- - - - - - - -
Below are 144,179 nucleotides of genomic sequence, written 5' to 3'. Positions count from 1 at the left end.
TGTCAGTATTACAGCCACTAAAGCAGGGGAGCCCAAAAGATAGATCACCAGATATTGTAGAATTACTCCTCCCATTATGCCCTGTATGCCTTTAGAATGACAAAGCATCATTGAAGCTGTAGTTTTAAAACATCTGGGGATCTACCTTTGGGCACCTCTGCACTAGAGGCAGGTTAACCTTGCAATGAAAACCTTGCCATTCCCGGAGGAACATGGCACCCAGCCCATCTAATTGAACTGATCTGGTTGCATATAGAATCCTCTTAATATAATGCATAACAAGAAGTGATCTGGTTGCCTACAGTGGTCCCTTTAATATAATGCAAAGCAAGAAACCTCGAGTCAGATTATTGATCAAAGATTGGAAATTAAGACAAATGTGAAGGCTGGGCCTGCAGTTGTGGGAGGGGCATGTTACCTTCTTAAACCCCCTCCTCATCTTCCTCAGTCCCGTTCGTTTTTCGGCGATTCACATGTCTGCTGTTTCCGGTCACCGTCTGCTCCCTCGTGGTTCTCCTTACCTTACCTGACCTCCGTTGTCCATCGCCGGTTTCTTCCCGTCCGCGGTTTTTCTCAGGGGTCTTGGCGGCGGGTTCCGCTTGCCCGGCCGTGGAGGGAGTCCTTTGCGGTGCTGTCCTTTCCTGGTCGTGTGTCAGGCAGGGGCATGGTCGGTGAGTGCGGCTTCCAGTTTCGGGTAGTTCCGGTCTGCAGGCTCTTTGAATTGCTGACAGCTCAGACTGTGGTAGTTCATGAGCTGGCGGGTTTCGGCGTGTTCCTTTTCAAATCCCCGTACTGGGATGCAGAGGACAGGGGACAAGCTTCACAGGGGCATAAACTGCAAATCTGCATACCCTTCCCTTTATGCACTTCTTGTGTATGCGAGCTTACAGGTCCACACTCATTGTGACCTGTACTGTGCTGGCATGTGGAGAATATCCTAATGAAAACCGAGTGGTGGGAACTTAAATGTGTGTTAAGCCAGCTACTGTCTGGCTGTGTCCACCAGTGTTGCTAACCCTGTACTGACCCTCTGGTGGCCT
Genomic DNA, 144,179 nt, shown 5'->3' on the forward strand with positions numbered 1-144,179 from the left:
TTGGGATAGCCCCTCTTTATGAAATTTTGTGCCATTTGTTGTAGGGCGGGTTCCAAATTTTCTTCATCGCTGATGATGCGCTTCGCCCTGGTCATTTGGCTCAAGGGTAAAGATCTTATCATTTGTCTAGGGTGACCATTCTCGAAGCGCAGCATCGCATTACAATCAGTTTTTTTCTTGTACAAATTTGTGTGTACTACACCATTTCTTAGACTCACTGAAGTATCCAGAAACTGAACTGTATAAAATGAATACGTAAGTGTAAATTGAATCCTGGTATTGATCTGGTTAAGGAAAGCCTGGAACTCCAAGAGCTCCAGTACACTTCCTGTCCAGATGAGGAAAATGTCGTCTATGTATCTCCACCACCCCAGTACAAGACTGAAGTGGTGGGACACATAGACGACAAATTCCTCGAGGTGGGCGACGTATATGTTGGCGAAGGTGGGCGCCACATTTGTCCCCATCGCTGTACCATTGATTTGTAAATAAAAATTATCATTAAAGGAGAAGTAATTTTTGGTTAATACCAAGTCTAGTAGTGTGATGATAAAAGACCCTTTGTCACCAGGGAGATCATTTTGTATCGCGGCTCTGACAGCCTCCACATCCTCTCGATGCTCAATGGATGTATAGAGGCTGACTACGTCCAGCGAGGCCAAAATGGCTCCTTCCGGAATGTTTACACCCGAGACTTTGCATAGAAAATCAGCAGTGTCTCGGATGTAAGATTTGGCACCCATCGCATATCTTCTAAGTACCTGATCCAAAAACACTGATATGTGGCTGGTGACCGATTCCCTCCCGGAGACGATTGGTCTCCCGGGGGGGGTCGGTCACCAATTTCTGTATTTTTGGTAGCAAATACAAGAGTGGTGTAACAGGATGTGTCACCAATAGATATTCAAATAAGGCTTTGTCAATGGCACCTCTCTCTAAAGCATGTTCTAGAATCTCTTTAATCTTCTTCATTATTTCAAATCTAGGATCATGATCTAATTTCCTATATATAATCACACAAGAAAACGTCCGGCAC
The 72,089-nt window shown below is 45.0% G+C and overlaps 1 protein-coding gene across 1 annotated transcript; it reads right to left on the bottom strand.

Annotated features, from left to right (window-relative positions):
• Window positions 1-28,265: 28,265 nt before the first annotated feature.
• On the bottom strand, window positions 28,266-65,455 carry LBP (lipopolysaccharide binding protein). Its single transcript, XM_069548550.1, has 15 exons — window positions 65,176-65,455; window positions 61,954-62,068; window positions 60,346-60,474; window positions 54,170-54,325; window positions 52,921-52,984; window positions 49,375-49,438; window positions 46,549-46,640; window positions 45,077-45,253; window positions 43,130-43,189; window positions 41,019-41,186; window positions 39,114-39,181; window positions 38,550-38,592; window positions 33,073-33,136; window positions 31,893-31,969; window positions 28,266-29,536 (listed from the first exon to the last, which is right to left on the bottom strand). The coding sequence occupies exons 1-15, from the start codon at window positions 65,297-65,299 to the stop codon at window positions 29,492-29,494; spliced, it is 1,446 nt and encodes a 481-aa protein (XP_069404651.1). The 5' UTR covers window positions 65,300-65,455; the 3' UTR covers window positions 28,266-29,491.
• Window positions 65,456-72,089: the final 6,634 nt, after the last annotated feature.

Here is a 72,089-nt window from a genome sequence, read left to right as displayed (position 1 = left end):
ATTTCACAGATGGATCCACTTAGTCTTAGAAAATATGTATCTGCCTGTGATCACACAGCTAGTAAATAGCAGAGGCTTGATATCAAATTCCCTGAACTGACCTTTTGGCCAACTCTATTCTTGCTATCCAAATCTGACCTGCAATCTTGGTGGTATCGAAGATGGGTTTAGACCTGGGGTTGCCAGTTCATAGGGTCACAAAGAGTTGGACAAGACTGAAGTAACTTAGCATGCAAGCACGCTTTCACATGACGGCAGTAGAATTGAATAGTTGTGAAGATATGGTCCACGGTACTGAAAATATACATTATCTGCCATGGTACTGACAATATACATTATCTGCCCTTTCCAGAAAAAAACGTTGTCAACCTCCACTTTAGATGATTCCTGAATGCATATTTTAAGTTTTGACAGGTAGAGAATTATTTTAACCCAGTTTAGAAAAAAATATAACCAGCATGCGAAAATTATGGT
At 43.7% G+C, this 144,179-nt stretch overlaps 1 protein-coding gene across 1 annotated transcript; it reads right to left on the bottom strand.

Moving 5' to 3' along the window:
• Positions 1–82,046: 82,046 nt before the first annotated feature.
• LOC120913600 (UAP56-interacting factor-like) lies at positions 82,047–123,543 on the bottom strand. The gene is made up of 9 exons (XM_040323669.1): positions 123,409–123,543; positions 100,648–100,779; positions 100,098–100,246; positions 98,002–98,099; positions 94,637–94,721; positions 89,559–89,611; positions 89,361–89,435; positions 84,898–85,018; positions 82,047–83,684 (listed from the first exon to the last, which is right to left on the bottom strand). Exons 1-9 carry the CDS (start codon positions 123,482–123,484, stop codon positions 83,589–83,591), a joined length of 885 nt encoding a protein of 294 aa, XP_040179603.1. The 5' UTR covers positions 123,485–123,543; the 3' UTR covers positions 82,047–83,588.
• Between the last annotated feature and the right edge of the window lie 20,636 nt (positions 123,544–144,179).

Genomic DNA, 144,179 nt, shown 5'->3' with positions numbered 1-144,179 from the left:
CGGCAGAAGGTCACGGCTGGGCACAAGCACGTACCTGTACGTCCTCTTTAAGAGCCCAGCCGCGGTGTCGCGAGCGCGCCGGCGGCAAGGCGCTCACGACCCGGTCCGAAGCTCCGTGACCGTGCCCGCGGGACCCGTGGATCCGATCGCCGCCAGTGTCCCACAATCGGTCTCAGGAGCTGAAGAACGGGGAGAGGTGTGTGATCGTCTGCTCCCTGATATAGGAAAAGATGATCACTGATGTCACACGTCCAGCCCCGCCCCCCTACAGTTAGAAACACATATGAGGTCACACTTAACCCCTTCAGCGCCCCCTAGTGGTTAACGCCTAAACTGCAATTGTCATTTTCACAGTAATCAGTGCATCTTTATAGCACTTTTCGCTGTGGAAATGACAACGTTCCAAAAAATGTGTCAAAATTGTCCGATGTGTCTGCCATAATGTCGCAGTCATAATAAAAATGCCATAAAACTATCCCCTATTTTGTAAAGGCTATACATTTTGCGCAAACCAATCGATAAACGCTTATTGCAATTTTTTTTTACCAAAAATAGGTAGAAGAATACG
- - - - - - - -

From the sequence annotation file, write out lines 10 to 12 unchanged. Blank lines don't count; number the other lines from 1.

Here is a 72,089-nt window from a genome sequence, read left to right as displayed (position 1 = left end):
ATTTCACAGATGGATCCACTTAGTCTTAGAAAATATGTATCTGCCTGTGATCACACAGCTAGTAAATAGCAGAGGCTTGATATCAAATTCCCTGAACTGACCTTTTGGCCAACTCTATTCTTGCTATCCAAATCTGACCTGCAATCTTGGTGGTATCGAAGATGGGTTTAGACCTGGGGTTGCCAGTTCATAGGGTCACAAAGAGTTGGACAAGACTGAAGTAACTTAGCATGCAAGCACGCTTTCACATGACGGCAGTAGAATTGAATAGTTGTGAAGATATGGTCCACGGTACTGAAAATATACATTATCTGCCATGGTACTGACAATATACATTATCTGCCCTTTCCAGAAAAAAACGTTGTCAACCTCCACTTTAGATGATTCCTGAATGCATATTTTAAGTTTTGACAGGTAGAGAATTATTTTAACCCAGTTTAGAAAAAAATATAACCAGCATGCGAAAATTATGGT
At 43.7% G+C, this 144,179-nt stretch overlaps 1 protein-coding gene across 1 annotated transcript; it reads right to left on the bottom strand.